08-13-2022  1:39 am   •   PDX and SEA Weather
By The Skanner News | The Skanner News
Published: 22 February 2022

CORVALLIS, Ore. – LaTosha Brown, a leader in national efforts to build Black political engagement and expand voter access, called on the public to voice opposition to voter suppression efforts during a talk Thursday night at Oregon State University.

“We have an immense opportunity to make the Constitution and make democracy not just be a propaganda piece that we spread around the world,” Brown said. “We have the opportunity right now to actually make democracy be real.”

Brown was originally scheduled Jan. 17 to serve as the keynote speaker of Oregon State’s 40th Annual Dr. Martin Luther King, Jr. Celebration, but her involvement at that time with federal voting rights legislation under debate in Congress necessitated a postponement.

“The irony is the week of Dr. King’s birthday, I instead was fighting the very thing in 2022 that Dr. King was actually murdered for,” she said.

“Here we are in 2022, and we still have a debate whether all citizens of this nation should have equal and fair access to the ballot.”

Brown spoke at the LaSells Stewart Center on Oregon State’s Corvallis campus. More than 1,000 people attended in person or watched the livestream of her address and the question-and-answer session that followed.

A world without racism

She is a co-founder of the Black Voters Matter Fund and the Black Voters Matter Capacity Building Institute, initiatives designed to boost Black voter registration and turnout, as well as increase power in marginalized, predominantly Black communities. She is an organizer, philanthropic consultant, political strategist who has spent more than 20 years working on issues related to political empowerment, social justice, economic development, leadership development, wealth creation and civil rights.

After being introduced by Scott Vignos, Oregon State’s interim vice president and chief diversity officer, Brown, also a jazz singer, opened her address by singing a few bars of “Keep Your Eyes on the Prize,” a folk song that became influential during the civil rights movement.

She immediately stepped away from the podium and asked the audience to imagine what America would look like without racism. She said that an end to racism will never be achieved if people don’t spend time envisioning it.

“I am raising that because I think it is really important for us to recognize and to understand that we have to really serious about how we are going to uproot structural racism in this nation,” she said. “That in order for us to achieve that, it is going to take us, taking time to envision it.”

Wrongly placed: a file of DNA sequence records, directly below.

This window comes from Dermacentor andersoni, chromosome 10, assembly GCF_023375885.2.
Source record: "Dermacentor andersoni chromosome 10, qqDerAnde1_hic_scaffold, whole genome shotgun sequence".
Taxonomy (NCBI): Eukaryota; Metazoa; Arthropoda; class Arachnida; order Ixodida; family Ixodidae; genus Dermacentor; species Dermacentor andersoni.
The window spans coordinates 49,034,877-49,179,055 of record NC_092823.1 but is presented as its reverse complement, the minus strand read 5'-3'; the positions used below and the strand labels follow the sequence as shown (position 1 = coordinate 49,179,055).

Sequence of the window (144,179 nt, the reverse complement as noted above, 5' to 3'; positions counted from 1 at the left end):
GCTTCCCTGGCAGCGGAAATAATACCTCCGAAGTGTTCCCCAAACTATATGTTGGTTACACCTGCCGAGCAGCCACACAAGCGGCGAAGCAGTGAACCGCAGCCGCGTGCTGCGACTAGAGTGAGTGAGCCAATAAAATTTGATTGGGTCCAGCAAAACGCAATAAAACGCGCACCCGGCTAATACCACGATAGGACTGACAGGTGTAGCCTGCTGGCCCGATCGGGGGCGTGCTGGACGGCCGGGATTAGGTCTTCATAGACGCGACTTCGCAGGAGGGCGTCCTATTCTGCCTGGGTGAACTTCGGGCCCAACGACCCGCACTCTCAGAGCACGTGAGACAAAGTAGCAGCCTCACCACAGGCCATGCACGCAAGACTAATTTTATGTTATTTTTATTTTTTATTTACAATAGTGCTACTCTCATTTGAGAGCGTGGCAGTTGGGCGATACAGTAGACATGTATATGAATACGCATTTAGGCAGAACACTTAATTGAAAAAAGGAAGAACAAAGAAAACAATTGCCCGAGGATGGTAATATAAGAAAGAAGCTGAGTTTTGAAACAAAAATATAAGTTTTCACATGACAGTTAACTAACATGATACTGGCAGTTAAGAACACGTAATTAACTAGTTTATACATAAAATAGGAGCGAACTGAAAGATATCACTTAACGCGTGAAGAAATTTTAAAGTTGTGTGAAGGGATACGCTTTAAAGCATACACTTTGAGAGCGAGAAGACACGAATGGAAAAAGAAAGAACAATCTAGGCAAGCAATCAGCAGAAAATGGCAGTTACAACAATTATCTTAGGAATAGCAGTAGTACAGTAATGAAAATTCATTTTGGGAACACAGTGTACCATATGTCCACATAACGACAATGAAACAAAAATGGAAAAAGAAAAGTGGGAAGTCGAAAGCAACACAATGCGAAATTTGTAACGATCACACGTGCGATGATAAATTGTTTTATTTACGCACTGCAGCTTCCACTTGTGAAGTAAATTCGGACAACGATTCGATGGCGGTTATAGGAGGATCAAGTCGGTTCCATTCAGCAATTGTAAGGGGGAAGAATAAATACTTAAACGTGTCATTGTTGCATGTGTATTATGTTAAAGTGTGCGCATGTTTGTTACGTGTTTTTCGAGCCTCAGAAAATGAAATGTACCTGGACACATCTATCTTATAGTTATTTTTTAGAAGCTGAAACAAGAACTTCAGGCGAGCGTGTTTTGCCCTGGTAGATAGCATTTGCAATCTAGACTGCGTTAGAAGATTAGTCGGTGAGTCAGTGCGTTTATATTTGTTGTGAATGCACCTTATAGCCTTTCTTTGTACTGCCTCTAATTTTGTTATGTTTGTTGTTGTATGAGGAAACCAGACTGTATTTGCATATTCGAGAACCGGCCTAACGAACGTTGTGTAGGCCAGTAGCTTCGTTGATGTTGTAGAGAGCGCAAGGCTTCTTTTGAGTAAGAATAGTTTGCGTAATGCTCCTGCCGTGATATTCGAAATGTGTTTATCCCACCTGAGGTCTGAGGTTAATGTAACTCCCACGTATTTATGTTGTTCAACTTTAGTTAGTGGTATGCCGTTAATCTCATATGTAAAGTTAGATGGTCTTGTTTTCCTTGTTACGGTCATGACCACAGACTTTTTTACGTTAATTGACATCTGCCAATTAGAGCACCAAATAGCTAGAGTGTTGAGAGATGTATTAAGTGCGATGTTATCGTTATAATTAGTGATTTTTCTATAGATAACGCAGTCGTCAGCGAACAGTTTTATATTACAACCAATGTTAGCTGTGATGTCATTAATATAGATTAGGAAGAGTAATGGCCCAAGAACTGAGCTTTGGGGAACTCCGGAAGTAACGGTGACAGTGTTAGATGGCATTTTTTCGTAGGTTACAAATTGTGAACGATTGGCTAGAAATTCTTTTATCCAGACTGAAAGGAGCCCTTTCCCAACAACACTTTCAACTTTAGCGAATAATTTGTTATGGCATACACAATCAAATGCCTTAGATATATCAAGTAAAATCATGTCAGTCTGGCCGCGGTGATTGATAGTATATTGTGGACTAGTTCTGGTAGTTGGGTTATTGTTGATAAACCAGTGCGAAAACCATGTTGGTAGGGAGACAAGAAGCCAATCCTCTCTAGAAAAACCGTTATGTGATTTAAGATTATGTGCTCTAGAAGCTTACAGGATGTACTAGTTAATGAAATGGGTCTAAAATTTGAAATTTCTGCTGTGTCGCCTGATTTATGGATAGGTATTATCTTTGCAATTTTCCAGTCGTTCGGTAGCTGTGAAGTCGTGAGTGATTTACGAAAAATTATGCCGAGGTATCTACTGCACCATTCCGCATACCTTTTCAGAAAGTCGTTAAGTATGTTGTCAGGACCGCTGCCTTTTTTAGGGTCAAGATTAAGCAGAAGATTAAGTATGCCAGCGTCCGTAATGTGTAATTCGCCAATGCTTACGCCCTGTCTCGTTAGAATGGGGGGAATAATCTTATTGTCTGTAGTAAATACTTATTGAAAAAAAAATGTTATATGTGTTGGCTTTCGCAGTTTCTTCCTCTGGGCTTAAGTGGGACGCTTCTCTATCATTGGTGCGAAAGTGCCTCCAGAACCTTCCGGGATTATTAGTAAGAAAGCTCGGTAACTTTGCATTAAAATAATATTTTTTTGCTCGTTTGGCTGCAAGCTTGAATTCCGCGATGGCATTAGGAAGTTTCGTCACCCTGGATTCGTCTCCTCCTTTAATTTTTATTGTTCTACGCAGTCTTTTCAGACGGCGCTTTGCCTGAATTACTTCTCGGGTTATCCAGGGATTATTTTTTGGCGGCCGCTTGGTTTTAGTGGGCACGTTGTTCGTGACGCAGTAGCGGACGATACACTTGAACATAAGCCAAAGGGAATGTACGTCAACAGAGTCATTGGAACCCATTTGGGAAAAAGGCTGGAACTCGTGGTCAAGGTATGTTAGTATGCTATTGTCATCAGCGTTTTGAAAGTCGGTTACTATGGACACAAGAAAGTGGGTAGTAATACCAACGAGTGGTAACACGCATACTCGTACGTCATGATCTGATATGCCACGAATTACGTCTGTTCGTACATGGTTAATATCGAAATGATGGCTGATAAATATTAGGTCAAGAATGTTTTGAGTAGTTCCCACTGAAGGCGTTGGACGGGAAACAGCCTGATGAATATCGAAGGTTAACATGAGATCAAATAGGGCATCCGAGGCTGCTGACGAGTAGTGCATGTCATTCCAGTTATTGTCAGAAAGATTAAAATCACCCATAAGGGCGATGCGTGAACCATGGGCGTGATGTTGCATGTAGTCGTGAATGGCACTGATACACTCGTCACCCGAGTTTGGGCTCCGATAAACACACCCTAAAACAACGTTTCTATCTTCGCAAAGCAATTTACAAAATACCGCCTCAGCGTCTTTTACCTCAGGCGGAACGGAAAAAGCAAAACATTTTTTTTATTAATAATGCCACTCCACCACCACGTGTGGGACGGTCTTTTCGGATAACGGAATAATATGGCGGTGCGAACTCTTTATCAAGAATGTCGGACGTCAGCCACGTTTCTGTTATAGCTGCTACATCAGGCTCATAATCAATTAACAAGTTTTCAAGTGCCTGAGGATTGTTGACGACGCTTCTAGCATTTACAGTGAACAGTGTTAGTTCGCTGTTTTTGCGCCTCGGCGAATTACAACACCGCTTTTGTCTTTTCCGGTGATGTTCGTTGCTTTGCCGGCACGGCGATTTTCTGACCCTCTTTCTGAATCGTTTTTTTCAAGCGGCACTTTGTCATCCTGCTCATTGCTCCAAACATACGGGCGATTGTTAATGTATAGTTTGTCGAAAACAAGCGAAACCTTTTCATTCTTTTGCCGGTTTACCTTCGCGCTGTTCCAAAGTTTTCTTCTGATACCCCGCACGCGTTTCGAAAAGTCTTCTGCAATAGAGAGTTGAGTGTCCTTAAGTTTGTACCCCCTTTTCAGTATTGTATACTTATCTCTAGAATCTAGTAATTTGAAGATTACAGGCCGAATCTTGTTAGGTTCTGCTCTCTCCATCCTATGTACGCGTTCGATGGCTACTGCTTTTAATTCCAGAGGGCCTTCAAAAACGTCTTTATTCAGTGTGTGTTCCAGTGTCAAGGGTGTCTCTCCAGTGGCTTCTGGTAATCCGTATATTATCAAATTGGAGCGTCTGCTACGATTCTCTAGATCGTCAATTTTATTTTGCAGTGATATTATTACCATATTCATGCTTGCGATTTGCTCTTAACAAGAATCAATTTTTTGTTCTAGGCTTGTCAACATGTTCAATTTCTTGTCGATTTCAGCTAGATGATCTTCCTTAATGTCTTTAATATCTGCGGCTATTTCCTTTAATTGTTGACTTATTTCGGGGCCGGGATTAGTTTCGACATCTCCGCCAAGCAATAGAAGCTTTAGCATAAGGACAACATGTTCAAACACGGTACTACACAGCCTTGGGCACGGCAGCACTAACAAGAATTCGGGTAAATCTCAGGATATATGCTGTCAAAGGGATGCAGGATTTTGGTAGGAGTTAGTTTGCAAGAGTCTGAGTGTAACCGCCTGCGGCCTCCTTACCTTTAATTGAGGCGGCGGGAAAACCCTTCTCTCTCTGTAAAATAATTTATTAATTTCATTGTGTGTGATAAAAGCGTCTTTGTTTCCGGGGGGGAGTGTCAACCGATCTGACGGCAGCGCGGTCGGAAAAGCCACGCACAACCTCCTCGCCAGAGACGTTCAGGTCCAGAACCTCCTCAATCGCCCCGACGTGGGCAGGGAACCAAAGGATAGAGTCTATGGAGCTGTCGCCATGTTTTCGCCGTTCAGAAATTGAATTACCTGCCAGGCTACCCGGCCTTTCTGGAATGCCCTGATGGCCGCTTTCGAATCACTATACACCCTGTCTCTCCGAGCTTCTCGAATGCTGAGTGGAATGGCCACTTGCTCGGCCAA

Brown also spoke about what she called the “V strategy,” which involves vision, voice, victory and values. Those four Vs lead to her life’s work – advancing voting rights.

She called on the public to have the “audacity to envision something different, something better, something more inclusive, something more just, something more equitable,” and said voices are needed to resist voter suppression efforts. Brown said victories need to be thought of as not just wins and losses, but as a way to advance humanity.

“Do we believe that all human beings deserve to be valued and respected? If so, then you can’t be silent when you’re seeing that’s not happening.”

Q&A

Following Brown’s talk, she took part in a question-and-answer session moderated by Christopher Stout, an associate professor of political science at Oregon State whose research interests include racial and ethnic politics.

She answered questions about the value of engaging in the political process in years outside election cycles; the importance of Black leaders in the movement to advance voting rights; her role organizing in her home state of Georgia; and the need to focus on local and state politics.

“I’m telling people where I go that it’s the national politics, yes, that sets a particular kind of tone, but really on the local level, that’s where the power happens,” she said.

 

Oregon State’s Dr. Martin Luther King, Jr. Celebration includes a week of activities sponsored by the university, the Office of Institutional Diversity, the OSU Foundation and  OSU Alumni Association. On Jan. 17, the celebration included a breakfast, annual awards for faculty, staff and student awards for contributions to advancing diversity, equity and inclusion at OSU, a peace march and other activities.

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